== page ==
24. Reviewed by: Mark Jenkins
    70
    The movie ends powerfully, with a sudden pileup of fright, death and a disconcerting glimpse of beauty. If Lebanon's goal is to keep the viewer on edge and off balance, its final minutes are exemplary.
  25. Reviewed by: Derek Elley
    70
    Visceral, torn-from-the-memory filmmaking that packs every punch except one to the heart, Lebanon is the boldest and best of the recent mini-wave of Israeli pics ("Beaufort," "Waltz With Bashir") set during conflicts between the two countries.
  26. Director Samuel Maoz's gripping you-are-there feel does for tanks what "Das Boot" did for submarines, and that chokehold only gets tighter as this taut drama about the 1982 Israeli-Lebanese war goes on.
  27. Reviewed by: Mike Scott
    Dec 17, 2010
    50
    It's the same fine line that so often separates artfulness and "trying too hard" -- a line that Lebanon tramples all over.
  28. 50
    The film's visceral assault extends to the sledgehammer script, an amassment of unsubtle ironies and war-is-hell clich├ęs that often reduce it to an amateurish theatrical stunt.
  29. Reviewed by: Richard Corliss
    tbd
    Lebanon works as a disasters-of-war screed, a depiction of men under impossible stress and, politics aside, a taut, agonizing thriller. You'll want to see this salutary, unrelentingly claustrophobic nightmare.
User Score
6.4

Generally favorable reviews- based on 30 Ratings

User score distribution:
  1. Positive: 5 out of 8
  2. Mixed: 0 out of 8
  3. Negative: 3 out of 8
  1. Aug 8, 2011
    1
    Horrible horrible tankers.. As far as a film goes I may not know but I am a Combat Veteran (As a Ranger with 3rd Bn, not in a tank) and I know those guys were horrible as soldiers. The gunner should have been dragged out and shot in the head by his commander after he refused to fire at the first truck which cost the life of his fellow soldier. The entire crew cared only about themselves and nothing else. There was no loyalty, discipline, respect.. Nothing... The gunner looks at nothing but pictures and faces, does not scan the area, does not cover his unit, does nothing to protect the guys on the ground or even attempt to do his job. There is nothing but **** and whining all around and everyone in that tank never should have been in one to begin with. They all deserved to die and I say that because you either do your job and work together to get everyone home as best you can or you fail yourself and everyone around you by caring for nothing but yourself. It has nothing to do with politics or reasoning, just each other and they failed 100% when it came down to that simple fact. Full Review »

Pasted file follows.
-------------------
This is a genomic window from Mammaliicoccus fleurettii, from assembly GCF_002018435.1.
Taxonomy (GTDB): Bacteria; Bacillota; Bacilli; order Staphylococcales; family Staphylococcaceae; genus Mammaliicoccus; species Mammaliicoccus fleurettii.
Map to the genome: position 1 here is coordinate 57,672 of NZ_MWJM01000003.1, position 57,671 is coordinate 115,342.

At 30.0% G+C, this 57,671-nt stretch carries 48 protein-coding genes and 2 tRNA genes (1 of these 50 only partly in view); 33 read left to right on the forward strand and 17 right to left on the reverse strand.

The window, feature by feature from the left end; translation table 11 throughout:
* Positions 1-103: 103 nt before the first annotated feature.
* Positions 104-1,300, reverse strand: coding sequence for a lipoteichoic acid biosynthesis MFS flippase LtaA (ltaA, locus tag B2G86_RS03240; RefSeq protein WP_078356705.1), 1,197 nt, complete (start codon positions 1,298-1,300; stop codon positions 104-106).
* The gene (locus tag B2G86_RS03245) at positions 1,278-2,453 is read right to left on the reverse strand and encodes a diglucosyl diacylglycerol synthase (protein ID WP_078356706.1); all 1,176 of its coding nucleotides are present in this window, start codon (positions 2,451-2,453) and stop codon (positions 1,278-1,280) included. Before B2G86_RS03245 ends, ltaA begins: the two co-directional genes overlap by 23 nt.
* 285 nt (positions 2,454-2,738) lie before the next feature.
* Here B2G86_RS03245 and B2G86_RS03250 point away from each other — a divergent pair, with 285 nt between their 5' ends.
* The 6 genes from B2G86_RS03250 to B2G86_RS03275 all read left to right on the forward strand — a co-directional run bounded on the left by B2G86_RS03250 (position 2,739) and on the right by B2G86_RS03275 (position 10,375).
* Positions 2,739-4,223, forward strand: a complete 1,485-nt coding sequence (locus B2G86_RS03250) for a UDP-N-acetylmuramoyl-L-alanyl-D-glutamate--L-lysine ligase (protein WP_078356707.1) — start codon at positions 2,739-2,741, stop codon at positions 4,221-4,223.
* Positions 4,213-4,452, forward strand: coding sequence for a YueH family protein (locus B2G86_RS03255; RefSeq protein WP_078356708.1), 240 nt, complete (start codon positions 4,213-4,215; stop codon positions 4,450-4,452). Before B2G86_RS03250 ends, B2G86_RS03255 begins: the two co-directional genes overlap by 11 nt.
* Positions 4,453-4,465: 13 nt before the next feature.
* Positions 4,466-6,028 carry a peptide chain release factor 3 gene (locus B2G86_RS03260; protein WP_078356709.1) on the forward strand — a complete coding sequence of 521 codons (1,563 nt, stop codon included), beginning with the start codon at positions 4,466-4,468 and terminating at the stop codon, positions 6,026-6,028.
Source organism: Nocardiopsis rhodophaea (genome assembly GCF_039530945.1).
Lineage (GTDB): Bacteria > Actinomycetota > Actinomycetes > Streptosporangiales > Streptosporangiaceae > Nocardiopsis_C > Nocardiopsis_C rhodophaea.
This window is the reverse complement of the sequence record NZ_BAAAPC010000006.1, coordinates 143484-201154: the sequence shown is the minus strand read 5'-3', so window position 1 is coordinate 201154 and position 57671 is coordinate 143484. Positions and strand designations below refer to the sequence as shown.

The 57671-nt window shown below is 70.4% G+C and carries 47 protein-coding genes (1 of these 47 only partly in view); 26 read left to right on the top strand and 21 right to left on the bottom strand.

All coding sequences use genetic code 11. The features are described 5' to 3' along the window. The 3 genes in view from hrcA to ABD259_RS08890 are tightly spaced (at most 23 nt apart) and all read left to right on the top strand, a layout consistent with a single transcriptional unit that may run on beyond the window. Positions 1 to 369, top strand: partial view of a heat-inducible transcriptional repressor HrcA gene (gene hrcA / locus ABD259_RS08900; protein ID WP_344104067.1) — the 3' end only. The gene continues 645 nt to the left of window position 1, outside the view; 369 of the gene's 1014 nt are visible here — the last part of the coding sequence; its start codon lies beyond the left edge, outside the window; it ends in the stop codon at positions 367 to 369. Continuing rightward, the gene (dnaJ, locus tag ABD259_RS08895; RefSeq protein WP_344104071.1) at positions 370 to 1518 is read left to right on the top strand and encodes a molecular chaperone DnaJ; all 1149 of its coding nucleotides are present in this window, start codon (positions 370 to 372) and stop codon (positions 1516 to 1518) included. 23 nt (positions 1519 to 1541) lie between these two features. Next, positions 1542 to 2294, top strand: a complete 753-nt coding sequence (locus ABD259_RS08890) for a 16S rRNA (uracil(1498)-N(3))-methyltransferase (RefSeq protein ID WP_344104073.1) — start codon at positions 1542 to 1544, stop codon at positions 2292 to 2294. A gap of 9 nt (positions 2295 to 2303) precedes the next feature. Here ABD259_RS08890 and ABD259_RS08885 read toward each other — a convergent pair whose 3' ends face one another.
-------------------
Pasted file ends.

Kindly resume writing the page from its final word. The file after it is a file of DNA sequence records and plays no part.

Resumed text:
2. utm
    Feb 9, 2011
    9
    It's oddly refreshing to see a war story where the combatants are not these seasoned, fearless, war heroes who eat grenades and kill people with throwing knives 4 miles away. This movie will not so gently remind you that war is fought by kids who are often in an army they don't want to be in, following orders they don't understand (or believe in), killing people they don't know, and dying for people who will never come face to face with the enemy. The clumsiness of the movie, and the seeming lack of direction only exemplifies the confusion of men who are not given clear orders, a clear map, or a clear objective. They are lost and confused, just like any of you would be in a situation so obscure and foreign. The director's (or producer's) choice to film this ONLY through the eyes of the men in the tank is brilliant. Watch it! And think about it. Full Review »
  3. Jan 31, 2011
    2
    If those four guys in the tank are representative of the typical IDF soldier, Israel must fear for its survival. They look at dead animals and start to cry. If I were one of those paratroopers, I would opt to walk BEHIND the tank, for fear the gunner would accidentally fire a grenade...at me ! The problem with this move is: it is way too slow. There is too much reflection, it kills the intensity. Full Review »